What if your peers refuse to wear a mask and you’re immunocompromised? Can you rely on disciplinary mechanisms that don’t account for the mental health risks of social distancing and ultimately pass the blame from institutional practices to individual choice? What if you have hearing loss and have trouble communicating with peers and professors through masks from six feet away?

Reopening universities and colleges entrenches structural ableism, racism, classism, and transphobia. This is a civil rights issue:

  1. Students with health conditions that make them more vulnerable to COVID-19 will receive subpar education compared to their able-bodied peers. Even with accommodations for some students to attend classes virtually, doing so in an otherwise in-person class will translate into reduced participation and less attention from professors.
  2. The pandemic has disproportionally affected BIPOC (Black, Indigenous, and People of Color) communities. BIPOC students are more likely to have lost friends or family members to COVID-19. They are also more likely to experience casual racism from medical professionals if they or their loved ones get sick, which will lead to worse health outcomes. Combined with police repression of BLM uprisings—and watching police and vigilantes murder black people, again and again, on video, while nothing ever changes—our students are traumatized.
  3. Students from working class families are similarly at risk, especially those who must work service jobs to cover education costs.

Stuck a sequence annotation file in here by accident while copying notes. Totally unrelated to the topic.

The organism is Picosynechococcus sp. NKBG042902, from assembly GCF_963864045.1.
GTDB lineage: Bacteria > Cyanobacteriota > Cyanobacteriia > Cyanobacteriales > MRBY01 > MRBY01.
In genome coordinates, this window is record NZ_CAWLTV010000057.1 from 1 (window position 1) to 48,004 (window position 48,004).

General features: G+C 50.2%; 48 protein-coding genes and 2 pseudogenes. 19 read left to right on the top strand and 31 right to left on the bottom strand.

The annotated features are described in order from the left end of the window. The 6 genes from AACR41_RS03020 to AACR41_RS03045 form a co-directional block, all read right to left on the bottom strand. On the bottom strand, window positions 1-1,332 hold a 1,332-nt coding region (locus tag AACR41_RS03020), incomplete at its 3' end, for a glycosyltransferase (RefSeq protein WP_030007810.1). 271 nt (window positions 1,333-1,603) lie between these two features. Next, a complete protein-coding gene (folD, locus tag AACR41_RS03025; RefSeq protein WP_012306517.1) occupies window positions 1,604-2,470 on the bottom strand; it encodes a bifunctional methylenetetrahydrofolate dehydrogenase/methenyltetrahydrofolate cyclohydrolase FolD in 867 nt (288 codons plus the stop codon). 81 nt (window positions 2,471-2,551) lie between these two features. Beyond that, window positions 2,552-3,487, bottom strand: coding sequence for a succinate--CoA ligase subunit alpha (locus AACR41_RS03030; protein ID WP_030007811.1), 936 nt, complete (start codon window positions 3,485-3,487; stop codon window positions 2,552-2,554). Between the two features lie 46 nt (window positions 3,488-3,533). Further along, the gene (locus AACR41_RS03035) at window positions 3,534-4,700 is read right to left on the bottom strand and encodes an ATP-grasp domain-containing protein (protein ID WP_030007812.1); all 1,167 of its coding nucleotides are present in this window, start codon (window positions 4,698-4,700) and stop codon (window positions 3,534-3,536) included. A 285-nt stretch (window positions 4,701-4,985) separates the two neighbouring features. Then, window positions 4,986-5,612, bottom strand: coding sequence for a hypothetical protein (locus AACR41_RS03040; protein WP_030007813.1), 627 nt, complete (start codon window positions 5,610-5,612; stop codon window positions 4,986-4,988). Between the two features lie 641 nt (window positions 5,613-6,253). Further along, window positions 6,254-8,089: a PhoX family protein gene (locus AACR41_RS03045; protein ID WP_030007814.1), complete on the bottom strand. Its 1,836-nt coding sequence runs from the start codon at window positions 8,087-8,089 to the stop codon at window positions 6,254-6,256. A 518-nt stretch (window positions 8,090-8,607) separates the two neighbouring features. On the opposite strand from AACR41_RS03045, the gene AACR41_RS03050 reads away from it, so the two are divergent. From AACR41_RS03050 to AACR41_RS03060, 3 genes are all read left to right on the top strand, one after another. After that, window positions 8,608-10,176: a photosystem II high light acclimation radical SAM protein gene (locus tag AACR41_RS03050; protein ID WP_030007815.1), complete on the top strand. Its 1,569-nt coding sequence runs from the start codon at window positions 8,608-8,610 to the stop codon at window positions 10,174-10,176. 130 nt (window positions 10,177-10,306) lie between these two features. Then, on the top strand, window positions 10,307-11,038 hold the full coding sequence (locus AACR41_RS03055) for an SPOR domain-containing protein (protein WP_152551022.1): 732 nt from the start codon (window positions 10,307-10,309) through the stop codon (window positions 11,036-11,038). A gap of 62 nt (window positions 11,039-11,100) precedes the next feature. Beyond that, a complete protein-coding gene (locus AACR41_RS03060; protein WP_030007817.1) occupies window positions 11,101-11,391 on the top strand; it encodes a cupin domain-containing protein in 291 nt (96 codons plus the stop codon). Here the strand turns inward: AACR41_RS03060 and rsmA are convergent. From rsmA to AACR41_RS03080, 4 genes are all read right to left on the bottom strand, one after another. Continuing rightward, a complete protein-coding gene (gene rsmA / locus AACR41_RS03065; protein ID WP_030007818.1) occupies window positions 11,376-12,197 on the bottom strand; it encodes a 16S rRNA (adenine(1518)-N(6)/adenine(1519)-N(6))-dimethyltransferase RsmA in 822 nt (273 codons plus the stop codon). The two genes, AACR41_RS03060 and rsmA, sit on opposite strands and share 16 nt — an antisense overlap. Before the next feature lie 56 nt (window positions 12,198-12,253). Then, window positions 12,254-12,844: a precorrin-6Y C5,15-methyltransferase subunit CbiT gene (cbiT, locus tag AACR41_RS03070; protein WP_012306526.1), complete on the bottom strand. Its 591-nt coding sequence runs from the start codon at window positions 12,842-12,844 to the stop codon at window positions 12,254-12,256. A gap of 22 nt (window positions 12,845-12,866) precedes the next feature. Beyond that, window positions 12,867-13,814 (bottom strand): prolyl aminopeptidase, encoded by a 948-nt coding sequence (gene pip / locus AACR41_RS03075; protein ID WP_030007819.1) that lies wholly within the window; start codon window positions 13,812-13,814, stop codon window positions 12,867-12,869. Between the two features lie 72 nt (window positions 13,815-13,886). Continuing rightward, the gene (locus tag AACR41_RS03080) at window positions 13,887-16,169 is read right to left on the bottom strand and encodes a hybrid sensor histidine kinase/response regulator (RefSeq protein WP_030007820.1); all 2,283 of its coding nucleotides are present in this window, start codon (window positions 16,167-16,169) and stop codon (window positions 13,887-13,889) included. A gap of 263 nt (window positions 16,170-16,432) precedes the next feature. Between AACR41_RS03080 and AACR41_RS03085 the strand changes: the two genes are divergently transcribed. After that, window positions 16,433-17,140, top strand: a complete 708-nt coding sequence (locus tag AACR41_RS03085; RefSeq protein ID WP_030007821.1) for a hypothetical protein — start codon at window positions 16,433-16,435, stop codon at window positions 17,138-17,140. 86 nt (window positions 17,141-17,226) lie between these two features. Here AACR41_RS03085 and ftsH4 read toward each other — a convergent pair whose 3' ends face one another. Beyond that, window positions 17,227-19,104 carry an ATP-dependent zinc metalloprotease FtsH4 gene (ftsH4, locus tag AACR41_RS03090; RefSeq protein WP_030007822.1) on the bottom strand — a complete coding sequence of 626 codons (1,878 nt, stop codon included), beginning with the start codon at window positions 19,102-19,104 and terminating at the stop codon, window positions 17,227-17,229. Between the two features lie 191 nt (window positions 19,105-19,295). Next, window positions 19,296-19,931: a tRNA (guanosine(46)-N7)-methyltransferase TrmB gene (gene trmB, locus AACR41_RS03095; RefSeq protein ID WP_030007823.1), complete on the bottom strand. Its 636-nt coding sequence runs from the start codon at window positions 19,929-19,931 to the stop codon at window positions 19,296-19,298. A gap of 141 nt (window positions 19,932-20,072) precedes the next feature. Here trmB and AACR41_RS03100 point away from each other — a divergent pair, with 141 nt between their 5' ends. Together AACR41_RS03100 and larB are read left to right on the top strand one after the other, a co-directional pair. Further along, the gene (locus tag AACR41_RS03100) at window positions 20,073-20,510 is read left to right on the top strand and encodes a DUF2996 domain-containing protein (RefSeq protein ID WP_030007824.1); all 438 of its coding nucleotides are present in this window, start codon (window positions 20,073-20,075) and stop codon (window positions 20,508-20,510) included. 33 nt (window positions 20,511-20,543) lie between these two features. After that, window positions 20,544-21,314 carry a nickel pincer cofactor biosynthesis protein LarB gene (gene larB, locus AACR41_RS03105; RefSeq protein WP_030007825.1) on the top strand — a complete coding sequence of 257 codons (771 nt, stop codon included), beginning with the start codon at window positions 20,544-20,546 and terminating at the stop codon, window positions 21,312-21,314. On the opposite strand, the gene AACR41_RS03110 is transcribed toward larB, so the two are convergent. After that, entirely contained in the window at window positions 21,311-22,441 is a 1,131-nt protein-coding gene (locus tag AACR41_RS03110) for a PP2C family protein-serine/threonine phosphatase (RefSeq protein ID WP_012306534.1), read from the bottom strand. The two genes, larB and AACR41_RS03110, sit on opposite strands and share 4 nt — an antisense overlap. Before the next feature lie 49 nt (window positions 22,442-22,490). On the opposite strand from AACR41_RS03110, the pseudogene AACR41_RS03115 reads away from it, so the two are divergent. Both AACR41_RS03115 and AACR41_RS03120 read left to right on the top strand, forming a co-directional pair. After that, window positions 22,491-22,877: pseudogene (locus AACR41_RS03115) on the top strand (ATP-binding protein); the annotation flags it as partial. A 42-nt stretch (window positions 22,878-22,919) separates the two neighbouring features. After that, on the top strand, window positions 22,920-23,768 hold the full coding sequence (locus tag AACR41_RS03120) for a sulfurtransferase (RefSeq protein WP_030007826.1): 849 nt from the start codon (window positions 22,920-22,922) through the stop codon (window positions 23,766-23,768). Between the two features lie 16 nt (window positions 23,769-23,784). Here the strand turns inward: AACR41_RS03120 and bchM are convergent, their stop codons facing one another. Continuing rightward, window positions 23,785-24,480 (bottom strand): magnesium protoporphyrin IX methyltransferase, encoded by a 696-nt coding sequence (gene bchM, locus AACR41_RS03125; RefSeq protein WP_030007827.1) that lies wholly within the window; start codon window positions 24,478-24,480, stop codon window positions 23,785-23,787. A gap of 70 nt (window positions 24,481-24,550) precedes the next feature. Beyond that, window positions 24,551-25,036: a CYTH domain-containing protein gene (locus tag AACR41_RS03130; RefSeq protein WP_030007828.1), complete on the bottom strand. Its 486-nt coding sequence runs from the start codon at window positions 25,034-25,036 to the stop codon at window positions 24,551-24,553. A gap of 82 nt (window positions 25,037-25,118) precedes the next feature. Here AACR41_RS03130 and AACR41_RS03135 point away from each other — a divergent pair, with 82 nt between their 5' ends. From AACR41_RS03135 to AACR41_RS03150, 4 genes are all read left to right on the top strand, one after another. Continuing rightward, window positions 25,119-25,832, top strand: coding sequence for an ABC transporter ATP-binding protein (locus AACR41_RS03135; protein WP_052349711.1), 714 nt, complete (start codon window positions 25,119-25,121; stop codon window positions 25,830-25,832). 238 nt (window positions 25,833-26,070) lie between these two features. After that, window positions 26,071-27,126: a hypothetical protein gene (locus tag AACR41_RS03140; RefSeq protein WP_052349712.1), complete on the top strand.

4. The Trump administration has rescinded federal healthcare protections for LGBTQ people. If a transgender person gets sick, medical professionals can now legally refuse to treat them.

These dynamics place already-marginalized students at greater risk of long-term, lifealtering, and life-ending consequences and will create overwhelming stress and anxiety that, in turn, will translate into lower educational outcomes. Even those who decide to enroll, even those who survive will receive a substandard education as they navigate daily risks and trauma in institutions designed around their able-bodied, white, wealthy, cisgender peers.

In a fundamental way, the problem higher education should address is not how to reproduce existing institutional forms and practices. Instead, it is how to adapt to the specific context of a pandemic and traumatized student body. How do we practice our commitment to education, equity, and our students’ lives? How do we build institutions that we might ethically want to inhabit, even in a global disaster?